PIT is a fast bytecode based mutation testing system for Java that makes it possible to test the effectiveness of your unit tests. You can think of mutation testing as either as an automated test of your tests or as a much more in-depth form of code coverage. Unlike traditional line and branch coverage tools, PIT does not just confirm that your tests execute your code, it confirms that your tests are actually able to detect faults in it.
Duke is a fast and flexible record linkage engine. It does not use the traditional blocking (sort by key) approach, but instead relies on Lucene. This makes it high-performance (able to process 1,000,000 records in ~10 minutes). Duke can be run from the command line, but also has an API allowing incremental linking applications to be built easily. It supports reading data from CSV, JDBC, SPARQL, and NTriples, and also supports a number of string comparators and string normalizers.
namebench finds the best DNS servers to use for your machine, benchmarks them, and outputs pretty graphs to tell you why they are optimal. It supports multiple data sources such as Alexa, your browser history, or tcpdump replays in order to generate the most relevant and individualized recommendation.
Rasqal is a C library for querying RDF graphs, supporting the SPARQL, RDQL, and LAQRS languages. It provides APIs for creating a query and parsing query syntax. It features pluggable triple-stores and matching interfaces, query engines for executing the queries, an API for manipulating results as bindings, and multiple ways to format the results to XML, CSV, TSV, and JSON. It uses the Raptor RDF parser to return triples from RDF content, and can alternatively work with the Redland RDF library's persistent triple stores. It is portable across many POSIX systems.
Barcode4J is a barcode generation package. The following symbologies are currently implemented: Interleaved 2 of 5, Code 39, Codabar, Code 128, UPC-A and UPC-E (with supplementals), EAN-13 and EAN-8 (with supplementals), EAN-128, POSTNET, Royal Mail Customer Barcode, PDF417, and DataMatrix. Supported output formats are SVG, EPS (Encapsulated PostScript), Bitmap images (such as PNG or JPEG), and Java2D (AWT). Additional features include two APIs (XML-oriented and Bean-style), a Servlet with support for SVG, EPS, and bitmap output, a command-line interface, a demonstration applet, and extensions for Apache Xalan-J, SAXON, and Apache FOP.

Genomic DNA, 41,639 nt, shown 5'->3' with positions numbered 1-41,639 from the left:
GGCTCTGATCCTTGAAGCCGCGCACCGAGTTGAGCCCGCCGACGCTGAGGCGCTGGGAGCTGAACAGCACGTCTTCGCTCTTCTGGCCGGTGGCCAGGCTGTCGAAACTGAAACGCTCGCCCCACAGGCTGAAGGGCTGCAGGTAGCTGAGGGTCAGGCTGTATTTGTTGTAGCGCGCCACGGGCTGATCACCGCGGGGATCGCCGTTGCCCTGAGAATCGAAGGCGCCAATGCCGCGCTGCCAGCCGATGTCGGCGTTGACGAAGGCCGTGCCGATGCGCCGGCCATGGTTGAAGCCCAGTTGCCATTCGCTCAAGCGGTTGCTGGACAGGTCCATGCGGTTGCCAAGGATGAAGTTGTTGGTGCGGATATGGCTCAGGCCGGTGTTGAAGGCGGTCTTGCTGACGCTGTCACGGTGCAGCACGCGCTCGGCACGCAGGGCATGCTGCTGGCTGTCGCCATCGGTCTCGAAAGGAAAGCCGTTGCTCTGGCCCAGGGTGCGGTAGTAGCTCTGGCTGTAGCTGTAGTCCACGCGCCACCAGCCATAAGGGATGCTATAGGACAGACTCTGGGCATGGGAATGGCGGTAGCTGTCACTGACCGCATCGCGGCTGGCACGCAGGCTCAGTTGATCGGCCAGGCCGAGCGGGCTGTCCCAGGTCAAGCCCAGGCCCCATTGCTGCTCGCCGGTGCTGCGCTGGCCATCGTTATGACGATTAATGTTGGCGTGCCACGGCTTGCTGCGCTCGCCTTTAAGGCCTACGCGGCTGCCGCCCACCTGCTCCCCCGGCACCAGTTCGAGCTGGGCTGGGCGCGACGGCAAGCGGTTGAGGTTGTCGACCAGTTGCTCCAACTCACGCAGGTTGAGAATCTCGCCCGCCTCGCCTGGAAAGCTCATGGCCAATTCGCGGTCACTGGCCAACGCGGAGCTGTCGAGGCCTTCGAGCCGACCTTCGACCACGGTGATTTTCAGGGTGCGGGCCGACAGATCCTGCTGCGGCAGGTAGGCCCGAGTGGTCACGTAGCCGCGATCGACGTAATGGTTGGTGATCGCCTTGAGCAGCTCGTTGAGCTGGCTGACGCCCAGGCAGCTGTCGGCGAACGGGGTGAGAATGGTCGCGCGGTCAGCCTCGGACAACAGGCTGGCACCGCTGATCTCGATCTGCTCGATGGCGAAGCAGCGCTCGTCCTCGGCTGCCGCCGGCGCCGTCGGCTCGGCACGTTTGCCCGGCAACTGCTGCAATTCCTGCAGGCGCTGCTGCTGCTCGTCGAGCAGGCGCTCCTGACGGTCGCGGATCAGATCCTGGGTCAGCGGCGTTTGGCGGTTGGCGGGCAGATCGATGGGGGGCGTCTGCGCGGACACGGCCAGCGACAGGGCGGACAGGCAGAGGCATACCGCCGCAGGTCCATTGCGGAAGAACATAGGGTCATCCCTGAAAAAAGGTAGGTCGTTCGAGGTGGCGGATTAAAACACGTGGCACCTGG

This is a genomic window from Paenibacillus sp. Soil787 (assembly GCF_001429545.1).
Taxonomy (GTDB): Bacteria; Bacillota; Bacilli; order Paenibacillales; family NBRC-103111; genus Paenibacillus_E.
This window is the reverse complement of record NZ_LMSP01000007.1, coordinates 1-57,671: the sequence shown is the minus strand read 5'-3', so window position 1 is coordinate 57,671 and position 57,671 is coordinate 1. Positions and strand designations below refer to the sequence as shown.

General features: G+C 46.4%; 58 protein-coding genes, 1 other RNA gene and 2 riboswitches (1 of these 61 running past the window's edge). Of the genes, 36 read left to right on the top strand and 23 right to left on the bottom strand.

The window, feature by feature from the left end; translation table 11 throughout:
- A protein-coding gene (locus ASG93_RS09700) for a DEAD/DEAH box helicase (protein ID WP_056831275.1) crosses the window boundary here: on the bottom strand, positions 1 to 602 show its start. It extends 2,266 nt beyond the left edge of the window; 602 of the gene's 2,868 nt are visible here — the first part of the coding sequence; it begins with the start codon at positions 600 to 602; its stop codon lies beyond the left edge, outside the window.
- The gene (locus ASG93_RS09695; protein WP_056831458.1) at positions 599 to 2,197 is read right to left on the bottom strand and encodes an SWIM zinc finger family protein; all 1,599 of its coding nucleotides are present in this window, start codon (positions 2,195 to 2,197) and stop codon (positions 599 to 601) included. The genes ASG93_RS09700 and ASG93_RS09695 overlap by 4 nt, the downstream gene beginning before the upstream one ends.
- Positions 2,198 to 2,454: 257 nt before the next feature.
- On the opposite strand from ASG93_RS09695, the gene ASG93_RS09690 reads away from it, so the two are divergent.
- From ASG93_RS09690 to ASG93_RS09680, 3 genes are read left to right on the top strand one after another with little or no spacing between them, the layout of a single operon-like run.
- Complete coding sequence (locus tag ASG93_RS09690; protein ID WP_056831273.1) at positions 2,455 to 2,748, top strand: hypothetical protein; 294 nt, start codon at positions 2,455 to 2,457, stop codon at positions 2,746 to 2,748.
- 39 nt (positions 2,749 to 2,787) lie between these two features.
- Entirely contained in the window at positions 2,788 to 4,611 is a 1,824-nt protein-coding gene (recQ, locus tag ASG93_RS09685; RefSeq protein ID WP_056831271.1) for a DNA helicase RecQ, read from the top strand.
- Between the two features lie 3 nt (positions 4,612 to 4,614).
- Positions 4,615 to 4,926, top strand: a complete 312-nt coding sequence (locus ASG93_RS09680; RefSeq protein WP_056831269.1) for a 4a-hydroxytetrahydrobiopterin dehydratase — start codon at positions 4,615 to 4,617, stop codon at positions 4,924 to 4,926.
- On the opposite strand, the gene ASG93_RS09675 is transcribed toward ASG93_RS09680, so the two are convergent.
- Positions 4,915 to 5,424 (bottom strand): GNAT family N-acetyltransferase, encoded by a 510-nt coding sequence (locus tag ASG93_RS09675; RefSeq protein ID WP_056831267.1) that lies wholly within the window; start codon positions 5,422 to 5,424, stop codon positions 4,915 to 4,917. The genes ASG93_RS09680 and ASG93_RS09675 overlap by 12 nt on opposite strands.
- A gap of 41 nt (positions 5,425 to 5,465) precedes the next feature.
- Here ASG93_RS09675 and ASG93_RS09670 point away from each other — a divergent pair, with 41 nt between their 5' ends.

MirrorBrain is a framework to run a content delivery network using mirror servers. It solves a challenge that many popular open source projects face: a flood of download requests, often magnitudes more than a single site could practically handle. A central (and probably the most obvious) part is a "download redirector" that automatically redirects requests from Web browsers or download programs to a mirror server near them. Choosing a suitable mirror for a user's request is the key, and MirrorBrain uses geolocation and global routing data to make a sensible choice and achieve load-balancing for the mirrors at the same time. The algorithm is both sophisticated and easy to control and tune. In addition, MirrorBrain monitors mirrors, scans them for files, generates mirror lists, and more.
ServingXML is a markup language for expressing XML pipelines and an extensible Java framework for defining the elements of the language. It defines a vocabulary for expressing flat-XML, XML-flat, flat-flat, and XML-XML transformations in pipelines. The accompanying console app supports reading content as XML files, flat files, SQL queries, or SAX events, and writing it as XML, HTML, PDF, or mail attachments. This software is especially suited for converting flat file or database records to XML, with its support for namespaces, variant record types, multi-valued fields, segments and repeating groups, hierarchical grouping of records, and row-by-row validation with XML Schema. There is also an API for embedding the software in a Java application.